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Discussion Starter #1 (Edited)
A couple weeks ago my son noticed wind noise coming from the passenger side window. With the window all the way up, we spotted this:



See the gap? I wondered if my soft top seal had gone bad or the window itself or something else was causing the problem. It's about 45 minutes to the dealer for me so I decided to check it out myself. Even though there was a gap, very little extra water gets into the car during rainy weather since the soft top edge overhangs the glass edge.

Ten minutes later the problem was fixed! The nut that locks the window height adjustment in place had come loose. So the height adjuster could change positions on it's own. The nut is supposed to be all the way to the top so that the adjuster cannot move up or down. I turned the adjuster a few times so that my closed window height increased. That way it could properly press against the soft top's rubber seal. Below is a PIC showing the loose nut.

BTW the door skin is very easy to remove. And our side impact door beam is HUGE!

PS: After I buttoned everything back up I adjusted the window angle for the heck of it. Now that window seals better than ever. This is a very easy adjustment as the two adjusters are readily accesible when you open the door. They are those two flat head screw gizmos you may have noticed. When the door was opened up I could see how they operate...basically they move the vertical window tracks inward or outward so the window itself will tilt inward or outward. Front and rear are independently adjustable.

 

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Stan,
Great post. What do you think of the LSS? I'm thinking of getting rid of mine, roads here on Maui simply weren't made for it.

Aloha,
Thomas Praetzel
 

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Discussion Starter #4 (Edited)
>>>Stan, Great post. What do you think of the LSS? I'm thinking of getting rid of mine, roads here on Maui simply weren't made for it. Aloha,<<<

Thomas, most of the LSS firmness/harshness comes from the tires. You might try some max perf tires known for decent ride quality such as the Goodyear GSD3 / Toyo T1S & T1R. I've tried AD07 and AO48 tires along with LTS and LSS springs. The biggest factor is the rubber. One aspect of the LSS ride is better than LTS - things that are greatly affected by unsprung weight. The lighter sport wheels, especially in the back, help things out in that regard. You can also put AD07s on the sport wheels. Just put the stock 225/45s there and the soon to be available 205/45s.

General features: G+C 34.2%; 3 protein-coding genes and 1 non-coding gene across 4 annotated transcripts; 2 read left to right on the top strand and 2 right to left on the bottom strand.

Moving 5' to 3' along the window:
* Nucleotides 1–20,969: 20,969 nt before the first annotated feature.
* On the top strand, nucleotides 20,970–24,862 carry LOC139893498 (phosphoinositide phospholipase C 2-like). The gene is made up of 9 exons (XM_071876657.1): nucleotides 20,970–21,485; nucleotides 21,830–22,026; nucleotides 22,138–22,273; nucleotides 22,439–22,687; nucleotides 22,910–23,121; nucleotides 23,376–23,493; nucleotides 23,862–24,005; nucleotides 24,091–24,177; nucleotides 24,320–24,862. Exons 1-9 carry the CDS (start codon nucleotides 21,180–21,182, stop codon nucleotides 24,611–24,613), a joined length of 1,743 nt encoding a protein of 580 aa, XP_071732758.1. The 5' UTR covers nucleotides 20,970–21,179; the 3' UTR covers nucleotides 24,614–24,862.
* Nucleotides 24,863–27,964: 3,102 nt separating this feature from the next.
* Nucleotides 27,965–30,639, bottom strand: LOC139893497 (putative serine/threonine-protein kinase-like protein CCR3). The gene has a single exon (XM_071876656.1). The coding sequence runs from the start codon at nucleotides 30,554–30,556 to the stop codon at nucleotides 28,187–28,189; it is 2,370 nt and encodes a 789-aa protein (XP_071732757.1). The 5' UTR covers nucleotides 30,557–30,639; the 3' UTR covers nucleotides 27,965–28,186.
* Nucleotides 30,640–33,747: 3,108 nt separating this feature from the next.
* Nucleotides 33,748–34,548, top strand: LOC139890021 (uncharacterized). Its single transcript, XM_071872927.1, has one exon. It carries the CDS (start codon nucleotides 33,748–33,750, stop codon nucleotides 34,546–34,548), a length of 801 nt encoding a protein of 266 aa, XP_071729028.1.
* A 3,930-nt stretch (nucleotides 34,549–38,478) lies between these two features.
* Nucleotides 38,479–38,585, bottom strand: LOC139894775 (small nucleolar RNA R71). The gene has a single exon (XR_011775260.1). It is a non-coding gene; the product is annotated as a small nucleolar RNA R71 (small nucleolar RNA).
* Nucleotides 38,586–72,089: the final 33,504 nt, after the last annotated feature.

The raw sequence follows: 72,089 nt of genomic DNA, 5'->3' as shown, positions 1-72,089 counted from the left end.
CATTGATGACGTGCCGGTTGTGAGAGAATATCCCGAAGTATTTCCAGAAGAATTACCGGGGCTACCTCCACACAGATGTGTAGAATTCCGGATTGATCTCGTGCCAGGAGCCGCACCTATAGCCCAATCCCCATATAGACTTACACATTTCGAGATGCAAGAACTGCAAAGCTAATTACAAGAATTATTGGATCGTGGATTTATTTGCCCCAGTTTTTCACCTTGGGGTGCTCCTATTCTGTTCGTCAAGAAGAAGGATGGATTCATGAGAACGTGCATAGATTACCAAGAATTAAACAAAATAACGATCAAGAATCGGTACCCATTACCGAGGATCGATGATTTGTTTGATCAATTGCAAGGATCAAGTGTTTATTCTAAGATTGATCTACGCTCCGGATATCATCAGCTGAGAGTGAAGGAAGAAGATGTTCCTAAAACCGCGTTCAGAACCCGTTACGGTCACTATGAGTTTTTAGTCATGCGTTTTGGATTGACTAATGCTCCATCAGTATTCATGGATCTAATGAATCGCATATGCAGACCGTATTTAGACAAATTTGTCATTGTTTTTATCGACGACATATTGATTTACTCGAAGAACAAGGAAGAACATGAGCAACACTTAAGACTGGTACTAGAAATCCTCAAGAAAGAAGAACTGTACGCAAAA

Stan
 

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Discussion Starter #5 (Edited)
>>Did you have to rip a vapor barrier to get to the adjusters?
I see bits of clear plastic in the picture<<

You can peel it off pretty easily. I was a bit of a gorilla in there, but this cleared the way for a decent photograph! The plastic film doesn't do much in the Elise anyway.
 

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Discussion Starter #8 (Edited)
>>>Stan, did you take a pic of the side impact door beam? I'd love to see what's between us and the hulking SUV in the next lane over.<<<

It's pretty massive...it's taller than the hinge and extends through the door at hinge height. The door beam is what the whole door molding hangs on and is why our hinge is so huge. A steel bracket attaches to it along with the latch mechanism at that end. The latch attaches to the piece on the door jam which is directly bolted into a roughly 3 inch round steel roll bar vertical element. If I am not mistaken, you can see some of the door beam through the tinted glass in the PIC. It's the same color as the other aluminum. I'll have to get some better PICs of it. The slowest part of yanking the door skin is undoing the four visible allen bolts. They use the 3 mm allen wrench in our tool kit for removal/install. The bottom edge of the door skin velcros on, the rear edge hooks on and requires a rearward withdrawal and the front edge has one small plastic screw retaining it. That last one live around the corner from the interior door release. The window switch is easy to plug/unplug.